Awelon Virtual Machine

An ‘Awelon Virtual Machine’ (AVM) is a description of an RDP-based programming environment.

This description includes types, partitions, and behavior primitives. It is a complete description, repeating even the ‘standard’ primitives like first and compose. Unlike a traditional VM, an AVM can be heterogeneous – i.e. different partitions types often have different primitives and asymmetric communication. Depending on the AVM’s developer, some partitions may operate at a very high level (i.e. HTML/DOM) while others operate at a very low level (FPGAs, GPUs).

Beyond primitives, an AVM may additionally include: equational laws, proposed rewrite rules, application models. An application model would describe behavior types for applications or pluggable applets, along with some English text about how it is used.

An AVM is essentially a machine processed standards document, to support evolution of the language.

In practice, there will not be many AVMs – slowly evolving standards, experimental extensions, and so on. I imagine compilers will often be specialized against an AVM (or even specific application models). But I think the AVM will be a useful concept to handle these changes over time.

The machine might or might not supply an ambient authority to resources. Personally, I’d prefer that it does not, but either way can make sense.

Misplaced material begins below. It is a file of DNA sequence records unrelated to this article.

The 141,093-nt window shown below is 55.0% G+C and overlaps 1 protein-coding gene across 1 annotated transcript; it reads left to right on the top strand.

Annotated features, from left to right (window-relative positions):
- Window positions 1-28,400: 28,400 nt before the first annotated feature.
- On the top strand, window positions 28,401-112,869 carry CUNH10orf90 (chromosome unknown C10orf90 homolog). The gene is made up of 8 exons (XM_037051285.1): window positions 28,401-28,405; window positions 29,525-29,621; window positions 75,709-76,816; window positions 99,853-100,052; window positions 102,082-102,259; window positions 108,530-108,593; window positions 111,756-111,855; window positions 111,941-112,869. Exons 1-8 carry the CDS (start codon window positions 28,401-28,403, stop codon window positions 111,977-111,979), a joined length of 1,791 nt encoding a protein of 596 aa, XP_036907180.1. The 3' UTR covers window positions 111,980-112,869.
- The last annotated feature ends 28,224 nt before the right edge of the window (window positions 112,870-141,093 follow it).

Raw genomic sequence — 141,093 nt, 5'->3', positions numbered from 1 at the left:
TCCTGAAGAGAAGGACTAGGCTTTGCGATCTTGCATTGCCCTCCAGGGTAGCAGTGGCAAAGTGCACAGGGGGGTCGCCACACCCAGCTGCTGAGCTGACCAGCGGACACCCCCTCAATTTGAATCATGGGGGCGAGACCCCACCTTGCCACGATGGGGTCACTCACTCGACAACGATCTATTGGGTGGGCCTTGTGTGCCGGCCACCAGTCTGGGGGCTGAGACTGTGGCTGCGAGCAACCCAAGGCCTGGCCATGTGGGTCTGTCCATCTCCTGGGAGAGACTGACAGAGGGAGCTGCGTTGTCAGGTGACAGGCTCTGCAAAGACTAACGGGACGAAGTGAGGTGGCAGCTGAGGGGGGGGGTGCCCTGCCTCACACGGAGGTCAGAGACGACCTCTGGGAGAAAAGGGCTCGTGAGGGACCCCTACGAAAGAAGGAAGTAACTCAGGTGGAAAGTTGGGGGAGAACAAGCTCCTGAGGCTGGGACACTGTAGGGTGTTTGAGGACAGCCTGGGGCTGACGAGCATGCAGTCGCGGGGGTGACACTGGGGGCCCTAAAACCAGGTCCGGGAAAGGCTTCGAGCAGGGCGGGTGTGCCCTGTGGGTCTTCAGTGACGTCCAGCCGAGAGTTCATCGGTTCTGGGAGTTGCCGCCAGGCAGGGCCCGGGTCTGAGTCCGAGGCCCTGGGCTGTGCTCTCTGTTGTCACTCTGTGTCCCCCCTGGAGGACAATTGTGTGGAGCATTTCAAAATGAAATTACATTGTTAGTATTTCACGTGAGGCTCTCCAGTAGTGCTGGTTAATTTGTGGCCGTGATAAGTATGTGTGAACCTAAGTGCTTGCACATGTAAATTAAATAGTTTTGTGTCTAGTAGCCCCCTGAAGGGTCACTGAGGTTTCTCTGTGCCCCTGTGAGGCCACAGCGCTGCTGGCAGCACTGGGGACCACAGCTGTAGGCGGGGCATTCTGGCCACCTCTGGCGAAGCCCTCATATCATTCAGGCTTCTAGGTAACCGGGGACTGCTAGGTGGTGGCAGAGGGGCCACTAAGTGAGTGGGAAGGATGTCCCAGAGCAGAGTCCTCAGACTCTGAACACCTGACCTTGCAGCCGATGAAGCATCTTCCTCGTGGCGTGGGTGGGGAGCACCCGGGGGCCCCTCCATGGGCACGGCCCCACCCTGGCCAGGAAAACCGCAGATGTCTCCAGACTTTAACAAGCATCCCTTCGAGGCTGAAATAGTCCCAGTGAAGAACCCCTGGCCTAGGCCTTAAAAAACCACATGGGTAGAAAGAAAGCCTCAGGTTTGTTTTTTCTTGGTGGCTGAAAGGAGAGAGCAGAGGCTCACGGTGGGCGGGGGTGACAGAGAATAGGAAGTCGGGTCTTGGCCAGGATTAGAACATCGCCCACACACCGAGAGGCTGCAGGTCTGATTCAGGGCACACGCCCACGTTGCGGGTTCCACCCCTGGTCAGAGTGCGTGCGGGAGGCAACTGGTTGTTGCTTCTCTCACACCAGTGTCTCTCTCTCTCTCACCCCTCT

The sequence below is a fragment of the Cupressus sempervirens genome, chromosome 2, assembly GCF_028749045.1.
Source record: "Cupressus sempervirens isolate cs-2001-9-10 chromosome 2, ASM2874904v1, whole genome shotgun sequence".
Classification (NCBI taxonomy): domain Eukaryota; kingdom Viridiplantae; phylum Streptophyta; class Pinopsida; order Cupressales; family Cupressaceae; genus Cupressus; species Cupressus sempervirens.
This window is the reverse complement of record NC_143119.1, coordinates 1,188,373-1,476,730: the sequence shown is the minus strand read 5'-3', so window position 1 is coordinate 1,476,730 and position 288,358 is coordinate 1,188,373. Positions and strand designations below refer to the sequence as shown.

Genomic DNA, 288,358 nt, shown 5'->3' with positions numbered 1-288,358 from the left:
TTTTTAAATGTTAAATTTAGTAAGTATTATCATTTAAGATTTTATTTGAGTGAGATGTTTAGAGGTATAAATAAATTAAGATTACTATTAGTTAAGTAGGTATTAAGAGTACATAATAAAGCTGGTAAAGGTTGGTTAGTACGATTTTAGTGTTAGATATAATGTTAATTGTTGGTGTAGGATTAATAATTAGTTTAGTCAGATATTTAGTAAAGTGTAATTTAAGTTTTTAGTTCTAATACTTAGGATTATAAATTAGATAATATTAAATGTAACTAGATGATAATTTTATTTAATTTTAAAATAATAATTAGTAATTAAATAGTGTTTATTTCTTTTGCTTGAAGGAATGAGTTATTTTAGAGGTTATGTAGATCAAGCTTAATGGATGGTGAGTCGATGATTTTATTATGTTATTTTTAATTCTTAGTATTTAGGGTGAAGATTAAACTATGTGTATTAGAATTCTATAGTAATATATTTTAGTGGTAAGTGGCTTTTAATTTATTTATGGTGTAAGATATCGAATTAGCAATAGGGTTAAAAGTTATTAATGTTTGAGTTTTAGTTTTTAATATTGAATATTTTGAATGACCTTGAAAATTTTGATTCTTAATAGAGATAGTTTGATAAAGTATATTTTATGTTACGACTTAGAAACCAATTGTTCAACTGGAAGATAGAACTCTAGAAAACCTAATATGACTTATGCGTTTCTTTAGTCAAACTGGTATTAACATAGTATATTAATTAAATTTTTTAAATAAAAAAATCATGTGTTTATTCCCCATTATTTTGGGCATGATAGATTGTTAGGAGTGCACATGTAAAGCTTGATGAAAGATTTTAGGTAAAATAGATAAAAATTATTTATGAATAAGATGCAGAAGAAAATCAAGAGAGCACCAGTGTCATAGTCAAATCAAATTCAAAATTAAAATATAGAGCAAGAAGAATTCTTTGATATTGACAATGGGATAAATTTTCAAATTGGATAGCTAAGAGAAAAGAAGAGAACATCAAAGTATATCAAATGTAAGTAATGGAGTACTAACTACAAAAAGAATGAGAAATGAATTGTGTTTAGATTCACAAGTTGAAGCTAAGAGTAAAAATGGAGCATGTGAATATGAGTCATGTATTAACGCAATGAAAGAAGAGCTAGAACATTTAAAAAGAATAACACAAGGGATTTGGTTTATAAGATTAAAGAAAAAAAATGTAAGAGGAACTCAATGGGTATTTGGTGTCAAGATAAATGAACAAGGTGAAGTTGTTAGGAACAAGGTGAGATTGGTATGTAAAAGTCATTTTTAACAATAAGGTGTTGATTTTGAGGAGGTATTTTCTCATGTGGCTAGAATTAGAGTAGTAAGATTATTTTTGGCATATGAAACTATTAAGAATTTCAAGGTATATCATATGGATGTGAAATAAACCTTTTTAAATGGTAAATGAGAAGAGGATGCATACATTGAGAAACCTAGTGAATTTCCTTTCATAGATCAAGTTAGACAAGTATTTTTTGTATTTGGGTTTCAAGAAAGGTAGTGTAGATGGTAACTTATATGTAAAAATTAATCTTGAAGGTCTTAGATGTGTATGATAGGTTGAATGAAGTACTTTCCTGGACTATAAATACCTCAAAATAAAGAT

Representing the AVM

I plan to represent the AVM using a simple, static, standard subset of Awelon to construct a structured representation of the AVM – i.e. as a structure of static strings and numbers. I might pass in an argument, what to do with each definition after it is represented. The AVM will be an Awelon module (without imports), which should make it trivial for an Awelon programmer to work with.

When I developed the idea for an AVM, I was dreading the thought of including another parser (even if it’s for XML or JSON). I believe the approach I’m planning will prove both simpler and cleaner, especially since Awelon requires almost no parsing and has only four static types.

This isn’t a new idea. I have read that people use FORTH in a similar manner, even installing tiny FORTH interpreters in their applications to support configuration. But it is not well known, and I still find it clever.

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This entry was posted in Grammars, Language Design, Modularity, Reactive Demand Programming, Types. Bookmark the permalink.

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